Culture Spirituality

Suffering – and why most modern spirituality sucks

Suffering and spirituality are deeply connected. Yet just as the wider culture is in avoidance around suffering, much contemporary spirituality falls far short of the mark.

I’ve just had a beautiful and somewhat surreal experience.

I was listening to Bach’s sublime masterpiece the St Matthew’s Passion on a beautiful and sunny Good Friday morning, and through the open windows I noticed a young wallaby listening along with me.

I’m pretty sure that he/she was listening because normally when I see the wallabies they are either passing through, or grazing or sometimes taking a siesta (they usually lie down for this). This wallaby wasn’t doing any of those things – it was sitting still facing my open window and listening. It stayed there for at least an hour and a half, through two CD changes and only moved on when it got spooked by the sounds of a rubbish collection truck reversing at the end of the road nearby.

As we shared this spiritual experience together, I was contemplating the suffering of Jesus on the cross and I wondered what the wallaby’s experience was – and I imagined it contemplating the millions of animals who died in the fires last year and, more recently, the floods. And in my imagination wallaby and human were sharing a sacred ritual time of grieving for all who suffer and all who have passed, united across species in our shared love and compassion.

Suffering is hard!

Suffering is hard!

It’s hard to make sense of. It’s hard to be present to our own suffering and it’s hard to be present to suffering in other people.

In our relatively affluent Western culture it may be even harder because we are raised almost to believe that we have a right to not suffer. We are cut off, insulated from suffering. If, as children, we got sick we were taken to the doctor with an unshakeable faith that we could be cured with some medicines or, in the worst case, an operation. If we experience pain we are given pain-killers and for emotional pain there are anti-depressants and counsellors.

Culturally we avoid being present to the reality of suffering, just as we avoid being present to the reality of death.

So when we do experience suffering – the incurable disease; the times of poverty; the pain that won’t go away; the heartache of betrayal, separation and loss – it comes as a bit of a shock!

And to make things even worse we have the widespread belief that “we get what we deserve”.

We get what we deserve

This modern heresy comes in various forms. It is the Law of Attraction: the prosperity gurus teaching that wealth or poverty is all about our mindset. It is the New Age distortion of Quantum Theory, teaching us that we manifest whatever we hold in our consciousness. It is the Prosperity Theology that is sweeping through many churches, particularly in America (but now increasingly in Australia as well), which says that if we do the right thing by God – following the 10 commandments, giving a 10th of our money to the church – then God will bless us with prosperity as a reward (and therefore if we are not being blessed by God then we can’t be doing the right thing).

These beliefs persist even outside spirituality. When the average Australian thinks of poor people, most likely they think of “dole-bludgers”, welfare scroungers, people who drink too much or do drugs. Or they might think of refugees who are terrifyingly different from us – uncivilised people from uncivilised countries who we fear might bring their problems with them to our civilised and prosperous nation.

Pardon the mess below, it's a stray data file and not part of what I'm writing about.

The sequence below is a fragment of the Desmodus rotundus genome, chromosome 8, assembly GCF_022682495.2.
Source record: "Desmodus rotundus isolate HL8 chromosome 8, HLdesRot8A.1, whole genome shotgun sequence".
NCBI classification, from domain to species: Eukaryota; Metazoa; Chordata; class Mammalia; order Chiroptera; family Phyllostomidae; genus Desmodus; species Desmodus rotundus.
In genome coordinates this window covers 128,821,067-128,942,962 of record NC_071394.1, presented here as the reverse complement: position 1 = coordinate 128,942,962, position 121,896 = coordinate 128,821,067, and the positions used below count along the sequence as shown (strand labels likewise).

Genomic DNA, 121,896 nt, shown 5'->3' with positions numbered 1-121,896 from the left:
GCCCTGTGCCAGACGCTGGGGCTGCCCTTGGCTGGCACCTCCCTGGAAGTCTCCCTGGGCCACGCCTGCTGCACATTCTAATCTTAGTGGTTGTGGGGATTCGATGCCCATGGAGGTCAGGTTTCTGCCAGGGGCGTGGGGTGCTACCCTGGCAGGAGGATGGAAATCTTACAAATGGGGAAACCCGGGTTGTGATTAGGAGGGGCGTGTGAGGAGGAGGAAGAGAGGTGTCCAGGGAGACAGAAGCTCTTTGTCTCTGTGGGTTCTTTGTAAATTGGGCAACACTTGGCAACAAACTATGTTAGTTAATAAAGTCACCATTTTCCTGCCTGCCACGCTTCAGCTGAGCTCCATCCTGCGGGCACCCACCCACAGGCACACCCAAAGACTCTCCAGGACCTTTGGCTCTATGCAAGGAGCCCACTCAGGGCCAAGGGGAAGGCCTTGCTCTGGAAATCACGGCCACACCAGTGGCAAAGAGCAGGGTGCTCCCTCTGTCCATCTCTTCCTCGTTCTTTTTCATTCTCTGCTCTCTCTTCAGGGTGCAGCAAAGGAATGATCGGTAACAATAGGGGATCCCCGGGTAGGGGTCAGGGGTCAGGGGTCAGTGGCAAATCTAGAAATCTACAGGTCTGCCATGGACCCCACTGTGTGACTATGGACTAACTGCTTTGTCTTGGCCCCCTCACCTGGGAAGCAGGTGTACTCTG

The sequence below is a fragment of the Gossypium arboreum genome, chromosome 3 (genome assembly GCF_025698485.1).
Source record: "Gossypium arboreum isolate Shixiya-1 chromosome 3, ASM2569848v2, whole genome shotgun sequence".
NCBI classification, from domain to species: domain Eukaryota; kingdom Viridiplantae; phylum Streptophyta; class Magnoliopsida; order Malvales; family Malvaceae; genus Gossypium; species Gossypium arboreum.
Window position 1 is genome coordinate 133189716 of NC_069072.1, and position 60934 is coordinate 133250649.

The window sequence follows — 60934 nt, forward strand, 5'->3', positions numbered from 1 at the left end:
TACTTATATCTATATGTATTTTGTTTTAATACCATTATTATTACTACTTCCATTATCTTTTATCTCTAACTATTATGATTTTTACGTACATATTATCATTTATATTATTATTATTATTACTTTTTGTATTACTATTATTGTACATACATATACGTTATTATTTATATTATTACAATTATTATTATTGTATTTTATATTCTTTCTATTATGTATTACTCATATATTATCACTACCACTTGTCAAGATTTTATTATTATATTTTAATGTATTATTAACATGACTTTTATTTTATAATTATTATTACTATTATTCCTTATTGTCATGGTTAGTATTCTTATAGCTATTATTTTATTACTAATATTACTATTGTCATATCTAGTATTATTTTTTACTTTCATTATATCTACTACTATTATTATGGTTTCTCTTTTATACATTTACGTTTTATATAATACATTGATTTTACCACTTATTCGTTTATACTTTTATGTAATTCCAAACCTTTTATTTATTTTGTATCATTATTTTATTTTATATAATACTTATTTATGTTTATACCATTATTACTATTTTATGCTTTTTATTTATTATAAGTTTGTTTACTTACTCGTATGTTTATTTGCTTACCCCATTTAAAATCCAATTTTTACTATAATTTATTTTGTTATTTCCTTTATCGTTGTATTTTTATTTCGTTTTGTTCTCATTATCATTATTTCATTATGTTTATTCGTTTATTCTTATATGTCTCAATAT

Again the underlying message is that these poor people who suffer are somehow responsible for their own suffering.

It is a core belief of the dominant neo-liberal economic and political paradigm. And it is obvious to anyone who cares to look, that this belief is designed to benefit the wealthy and privileged and to justify not showing compassion, not sharing wealth and power to lift people out of poverty.

And none of this is a new phenomenon!

The old, old story

Jesus confronted the same attitudes in relation to leprosy. The prevailing religious view of his time was that leprosy was a disease that afflicted people who had displeased God in some way. Their “uncleanness” and untouchability was not based on a fear of catching the disease by touching a leper (in fact it is very hard to catch it from touching a leper), but based on a fear of them being morally and spiritually unclean.

Of course, Jesus would have none of this, and he touched and healed the lepers he encountered.

Long before Jesus we have the Old Testament story of Job – a man who was “blameless and upright, fearing God and turning away from evil” – who experienced calamity after calamity, losing everything, and then having to put up with his so-called “comforters” who thought he must be in some way responsible for his own plight. The story of Job is an important counterpoint to the endemic belief that we get what we deserve.

Riding trains in India

In India, a continent of ancient and diverse spirituality, a continent of vast contrasts of wealth and poverty, we have the concepts of Karma and Caste, and I gained some insights into these when travelling in India in my 20s. Before then, I hadn’t seen myself as wealthy. But in the face of constant poverty and begging from people who clearly had much less than I did, I was torn between my instinct for compassion and desire to help and on the other side my fear of giving away everything I own to what was clearly an inexhaustible ocean of need. With relief I latched onto the story I’d been told that most of them were working for gangs and wouldn’t even get to keep the money I gave them. It was the excuse I needed (and wanted) to not give money, and so instead I carried a bunch of bananas and gave them away whenever a beggar asked.